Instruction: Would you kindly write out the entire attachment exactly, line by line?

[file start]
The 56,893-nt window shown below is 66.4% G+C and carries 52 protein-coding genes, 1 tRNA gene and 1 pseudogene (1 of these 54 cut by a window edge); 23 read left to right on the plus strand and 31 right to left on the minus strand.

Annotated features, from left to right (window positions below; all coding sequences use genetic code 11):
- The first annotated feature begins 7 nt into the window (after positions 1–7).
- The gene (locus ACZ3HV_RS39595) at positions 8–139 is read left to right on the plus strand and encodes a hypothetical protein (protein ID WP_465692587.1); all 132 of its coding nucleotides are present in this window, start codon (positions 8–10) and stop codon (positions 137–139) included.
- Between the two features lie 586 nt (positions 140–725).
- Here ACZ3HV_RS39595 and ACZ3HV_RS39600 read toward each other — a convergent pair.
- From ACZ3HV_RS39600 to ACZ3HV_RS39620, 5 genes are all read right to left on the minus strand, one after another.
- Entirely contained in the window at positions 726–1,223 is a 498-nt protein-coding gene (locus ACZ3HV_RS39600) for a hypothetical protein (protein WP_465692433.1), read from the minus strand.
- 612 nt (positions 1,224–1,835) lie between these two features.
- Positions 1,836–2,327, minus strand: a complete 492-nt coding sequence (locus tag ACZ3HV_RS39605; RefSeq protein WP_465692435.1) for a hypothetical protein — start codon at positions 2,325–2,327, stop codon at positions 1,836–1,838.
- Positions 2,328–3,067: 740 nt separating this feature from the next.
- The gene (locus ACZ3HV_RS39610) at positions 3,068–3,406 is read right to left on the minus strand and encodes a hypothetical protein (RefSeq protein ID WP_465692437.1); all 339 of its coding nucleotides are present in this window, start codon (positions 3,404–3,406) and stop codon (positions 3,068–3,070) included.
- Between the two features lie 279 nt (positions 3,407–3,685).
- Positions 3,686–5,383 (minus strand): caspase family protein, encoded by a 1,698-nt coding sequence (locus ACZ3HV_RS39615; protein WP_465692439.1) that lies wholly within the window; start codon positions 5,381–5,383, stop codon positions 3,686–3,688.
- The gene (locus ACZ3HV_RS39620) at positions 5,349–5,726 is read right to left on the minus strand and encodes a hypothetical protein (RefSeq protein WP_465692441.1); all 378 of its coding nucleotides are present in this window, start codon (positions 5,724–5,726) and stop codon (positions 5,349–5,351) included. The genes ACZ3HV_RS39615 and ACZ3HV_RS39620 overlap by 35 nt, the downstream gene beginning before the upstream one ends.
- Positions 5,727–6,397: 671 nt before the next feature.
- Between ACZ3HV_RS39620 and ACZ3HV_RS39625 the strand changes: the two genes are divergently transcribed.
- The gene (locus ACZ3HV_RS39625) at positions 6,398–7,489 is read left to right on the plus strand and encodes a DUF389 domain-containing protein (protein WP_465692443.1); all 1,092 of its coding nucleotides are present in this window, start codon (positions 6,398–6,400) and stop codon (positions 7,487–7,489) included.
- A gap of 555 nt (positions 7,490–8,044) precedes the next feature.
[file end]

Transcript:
The 56,893-nt window shown below is 66.4% G+C and carries 52 protein-coding genes, 1 tRNA gene and 1 pseudogene (1 of these 54 cut by a window edge); 23 read left to right on the plus strand and 31 right to left on the minus strand.

Annotated features, from left to right (window positions below; all coding sequences use genetic code 11):
- The first annotated feature begins 7 nt into the window (after positions 1–7).
- The gene (locus ACZ3HV_RS39595) at positions 8–139 is read left to right on the plus strand and encodes a hypothetical protein (protein ID WP_465692587.1); all 132 of its coding nucleotides are present in this window, start codon (positions 8–10) and stop codon (positions 137–139) included.
- Between the two features lie 586 nt (positions 140–725).
- Here ACZ3HV_RS39595 and ACZ3HV_RS39600 read toward each other — a convergent pair.
- From ACZ3HV_RS39600 to ACZ3HV_RS39620, 5 genes are all read right to left on the minus strand, one after another.
- Entirely contained in the window at positions 726–1,223 is a 498-nt protein-coding gene (locus ACZ3HV_RS39600) for a hypothetical protein (protein WP_465692433.1), read from the minus strand.
- 612 nt (positions 1,224–1,835) lie between these two features.
- Positions 1,836–2,327, minus strand: a complete 492-nt coding sequence (locus tag ACZ3HV_RS39605; RefSeq protein WP_465692435.1) for a hypothetical protein — start codon at positions 2,325–2,327, stop codon at positions 1,836–1,838.
- Positions 2,328–3,067: 740 nt separating this feature from the next.
- The gene (locus ACZ3HV_RS39610) at positions 3,068–3,406 is read right to left on the minus strand and encodes a hypothetical protein (RefSeq protein ID WP_465692437.1); all 339 of its coding nucleotides are present in this window, start codon (positions 3,404–3,406) and stop codon (positions 3,068–3,070) included.
- Between the two features lie 279 nt (positions 3,407–3,685).
- Positions 3,686–5,383 (minus strand): caspase family protein, encoded by a 1,698-nt coding sequence (locus ACZ3HV_RS39615; protein WP_465692439.1) that lies wholly within the window; start codon positions 5,381–5,383, stop codon positions 3,686–3,688.
- The gene (locus ACZ3HV_RS39620) at positions 5,349–5,726 is read right to left on the minus strand and encodes a hypothetical protein (RefSeq protein WP_465692441.1); all 378 of its coding nucleotides are present in this window, start codon (positions 5,724–5,726) and stop codon (positions 5,349–5,351) included. The genes ACZ3HV_RS39615 and ACZ3HV_RS39620 overlap by 35 nt, the downstream gene beginning before the upstream one ends.
- Positions 5,727–6,397: 671 nt before the next feature.
- Between ACZ3HV_RS39620 and ACZ3HV_RS39625 the strand changes: the two genes are divergently transcribed.
- The gene (locus ACZ3HV_RS39625) at positions 6,398–7,489 is read left to right on the plus strand and encodes a DUF389 domain-containing protein (protein WP_465692443.1); all 1,092 of its coding nucleotides are present in this window, start codon (positions 6,398–6,400) and stop codon (positions 7,487–7,489) included.
- A gap of 555 nt (positions 7,490–8,044) precedes the next feature.